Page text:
iDonate

iDonate

You can track your giving to Goodwill 24/7 using our state-of-the-art I-Donate technology. Goodwill is an IRS-approved 501 (c)(3) nonprofit organization. As such, you can claim a tax deduction for items that are donated in good condition. Lost a receipt? No problem!

Note: To access your giving history, you must have inputted your donation into Goodwill’s kiosk at the time you donated. Applies to material goods donations at Goodwill Industries of Southern NJ & Philadelphia sites, only.

Find or Reprint a Donation Receipt

Here are some important things you need to know

  • Per IRS Publication 561, all nonprofit organizations are prohibited from assigning values to material donations. That means it’s the donor’s responsibility to determine the item’s fair market value. Keep an itemized list of your donations.
  • When you drop your donations at Goodwill, be sure to take a receipt from the computerized donation kiosk. Our donation attendants can assist you with this. Hold onto this receipt as it is proof of your donation and may be needed at tax time. It’s also a good idea to attach your itemized list to it.
  • The U.S. Internal Revenue Service (IRS) requires you to value your donation when filing your tax return. Get started using this donation valuation guide compliments of the DC Goodwill which features estimates for the most commonly donated items. https://dcgoodwill.org/wp-content/uploads/2014/05/dcgoodwill-irs-donation-value-guideweb.pdf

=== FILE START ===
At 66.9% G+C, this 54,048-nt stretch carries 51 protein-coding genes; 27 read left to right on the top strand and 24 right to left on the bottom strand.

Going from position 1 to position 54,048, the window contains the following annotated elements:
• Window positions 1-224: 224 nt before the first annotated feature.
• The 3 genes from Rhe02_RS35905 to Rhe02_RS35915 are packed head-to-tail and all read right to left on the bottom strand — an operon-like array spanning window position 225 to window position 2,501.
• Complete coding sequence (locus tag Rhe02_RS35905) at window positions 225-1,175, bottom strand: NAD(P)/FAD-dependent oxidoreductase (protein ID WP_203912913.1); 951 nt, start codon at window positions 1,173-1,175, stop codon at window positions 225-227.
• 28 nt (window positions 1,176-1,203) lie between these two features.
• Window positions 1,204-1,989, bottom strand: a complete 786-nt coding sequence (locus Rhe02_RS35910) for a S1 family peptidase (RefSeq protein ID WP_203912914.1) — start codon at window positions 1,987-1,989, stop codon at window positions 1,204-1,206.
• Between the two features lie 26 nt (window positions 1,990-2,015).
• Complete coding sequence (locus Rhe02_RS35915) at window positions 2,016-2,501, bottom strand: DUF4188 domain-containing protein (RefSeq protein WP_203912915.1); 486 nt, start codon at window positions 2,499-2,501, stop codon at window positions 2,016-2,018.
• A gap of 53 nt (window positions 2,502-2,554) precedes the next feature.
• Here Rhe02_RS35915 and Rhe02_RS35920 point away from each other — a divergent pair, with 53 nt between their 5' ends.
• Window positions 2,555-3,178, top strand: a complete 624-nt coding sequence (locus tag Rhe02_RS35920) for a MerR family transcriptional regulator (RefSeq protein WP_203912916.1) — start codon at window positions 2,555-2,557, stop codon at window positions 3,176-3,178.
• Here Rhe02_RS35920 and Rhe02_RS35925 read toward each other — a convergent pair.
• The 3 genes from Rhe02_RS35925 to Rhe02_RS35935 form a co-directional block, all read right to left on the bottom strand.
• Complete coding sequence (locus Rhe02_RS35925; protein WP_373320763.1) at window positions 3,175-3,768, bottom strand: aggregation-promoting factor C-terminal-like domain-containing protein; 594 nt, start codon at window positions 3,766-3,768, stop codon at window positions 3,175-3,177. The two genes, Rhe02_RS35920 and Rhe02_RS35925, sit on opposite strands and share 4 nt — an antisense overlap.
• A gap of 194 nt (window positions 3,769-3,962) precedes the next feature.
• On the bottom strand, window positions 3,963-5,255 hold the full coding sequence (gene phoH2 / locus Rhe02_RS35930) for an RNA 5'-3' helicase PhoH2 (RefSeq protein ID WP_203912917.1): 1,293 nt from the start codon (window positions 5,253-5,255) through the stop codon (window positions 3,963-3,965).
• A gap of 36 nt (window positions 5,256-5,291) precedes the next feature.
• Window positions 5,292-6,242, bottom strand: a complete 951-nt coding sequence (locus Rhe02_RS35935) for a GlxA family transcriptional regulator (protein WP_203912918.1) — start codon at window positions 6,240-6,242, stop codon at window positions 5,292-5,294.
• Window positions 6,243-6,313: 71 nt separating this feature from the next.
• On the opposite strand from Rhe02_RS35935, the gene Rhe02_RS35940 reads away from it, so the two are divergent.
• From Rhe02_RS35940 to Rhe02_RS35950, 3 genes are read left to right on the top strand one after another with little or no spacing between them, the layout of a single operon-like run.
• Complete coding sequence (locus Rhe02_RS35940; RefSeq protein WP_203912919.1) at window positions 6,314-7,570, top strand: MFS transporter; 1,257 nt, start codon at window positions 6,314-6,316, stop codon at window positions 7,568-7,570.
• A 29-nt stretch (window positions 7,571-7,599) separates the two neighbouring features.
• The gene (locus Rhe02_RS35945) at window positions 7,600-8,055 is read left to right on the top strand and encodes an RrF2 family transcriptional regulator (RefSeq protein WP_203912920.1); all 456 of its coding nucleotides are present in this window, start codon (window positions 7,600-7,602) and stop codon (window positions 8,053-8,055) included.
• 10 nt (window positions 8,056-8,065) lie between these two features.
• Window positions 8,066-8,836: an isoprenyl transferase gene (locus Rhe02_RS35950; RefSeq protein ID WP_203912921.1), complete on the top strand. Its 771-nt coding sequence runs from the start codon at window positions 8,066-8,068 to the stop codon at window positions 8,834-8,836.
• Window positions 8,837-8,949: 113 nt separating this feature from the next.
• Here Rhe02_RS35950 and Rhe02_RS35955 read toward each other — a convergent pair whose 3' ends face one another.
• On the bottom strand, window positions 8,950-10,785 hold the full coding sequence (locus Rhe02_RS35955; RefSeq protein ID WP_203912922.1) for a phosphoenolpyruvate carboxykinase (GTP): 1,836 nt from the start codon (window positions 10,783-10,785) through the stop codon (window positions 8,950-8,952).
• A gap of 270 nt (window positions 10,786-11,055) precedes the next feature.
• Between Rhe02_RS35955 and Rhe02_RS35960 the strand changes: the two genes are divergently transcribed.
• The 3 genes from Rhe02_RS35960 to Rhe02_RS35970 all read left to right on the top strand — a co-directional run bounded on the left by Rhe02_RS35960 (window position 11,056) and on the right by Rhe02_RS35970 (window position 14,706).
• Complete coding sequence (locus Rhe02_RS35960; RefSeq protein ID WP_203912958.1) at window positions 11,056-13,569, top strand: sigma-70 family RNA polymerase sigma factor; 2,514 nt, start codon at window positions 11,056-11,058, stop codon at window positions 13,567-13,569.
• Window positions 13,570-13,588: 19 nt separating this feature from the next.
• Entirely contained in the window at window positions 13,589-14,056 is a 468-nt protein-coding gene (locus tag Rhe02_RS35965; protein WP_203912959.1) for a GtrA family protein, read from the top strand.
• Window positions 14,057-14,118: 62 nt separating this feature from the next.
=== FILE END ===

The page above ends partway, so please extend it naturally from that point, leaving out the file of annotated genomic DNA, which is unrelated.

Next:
• If you lose your donation receipt, you can produce a duplicate using our I-Donate technology.
  • Do your homework and always consult a tax accountant if you have questions about your deduction.

More IRS guidelines for charitable contributions can be found at www.irs.gov.The information contained on this website does not constitute legal advice or tax advice. Its authors make no claims about its accuracy, completeness, or up-to-date character. The material on this website is not intended or written to be used, and cannot be used, for the purpose of (i) avoiding U.S. federal tax-related penalties, or (ii) promoting, marketing or recommending to another party any tax-related matter addressed herein.